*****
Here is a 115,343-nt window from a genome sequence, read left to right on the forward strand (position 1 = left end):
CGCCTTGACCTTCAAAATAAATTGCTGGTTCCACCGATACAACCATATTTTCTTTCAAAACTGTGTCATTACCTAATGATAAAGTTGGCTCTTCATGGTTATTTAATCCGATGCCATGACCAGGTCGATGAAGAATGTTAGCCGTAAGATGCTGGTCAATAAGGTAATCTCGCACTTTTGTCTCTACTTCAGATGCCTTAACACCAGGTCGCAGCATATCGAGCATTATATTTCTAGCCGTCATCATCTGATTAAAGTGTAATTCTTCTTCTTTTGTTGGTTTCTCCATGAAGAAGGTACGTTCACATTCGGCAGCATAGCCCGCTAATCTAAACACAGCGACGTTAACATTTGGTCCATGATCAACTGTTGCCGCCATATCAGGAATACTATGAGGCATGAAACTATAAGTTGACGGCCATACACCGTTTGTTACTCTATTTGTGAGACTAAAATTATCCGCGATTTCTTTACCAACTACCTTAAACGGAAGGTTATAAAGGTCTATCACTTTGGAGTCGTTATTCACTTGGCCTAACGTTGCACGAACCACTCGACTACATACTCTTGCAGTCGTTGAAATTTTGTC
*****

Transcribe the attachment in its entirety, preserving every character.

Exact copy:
Here is a 115,343-nt window from a genome sequence, read left to right on the forward strand (position 1 = left end):
CGCCTTGACCTTCAAAATAAATTGCTGGTTCCACCGATACAACCATATTTTCTTTCAAAACTGTGTCATTACCTAATGATAAAGTTGGCTCTTCATGGTTATTTAATCCGATGCCATGACCAGGTCGATGAAGAATGTTAGCCGTAAGATGCTGGTCAATAAGGTAATCTCGCACTTTTGTCTCTACTTCAGATGCCTTAACACCAGGTCGCAGCATATCGAGCATTATATTTCTAGCCGTCATCATCTGATTAAAGTGTAATTCTTCTTCTTTTGTTGGTTTCTCCATGAAGAAGGTACGTTCACATTCGGCAGCATAGCCCGCTAATCTAAACACAGCGACGTTAACATTTGGTCCATGATCAACTGTTGCCGCCATATCAGGAATACTATGAGGCATGAAACTATAAGTTGACGGCCATACACCGTTTGTTACTCTATTTGTGAGACTAAAATTATCCGCGATTTCTTTACCAACTACCTTAAACGGAAGGTTATAAAGGTCTATCACTTTGGAGTCGTTATTCACTTGGCCTAACGTTGCACGAACCACTCGACTACATACTCTTGCAGTCGTTGAAATTTTGTC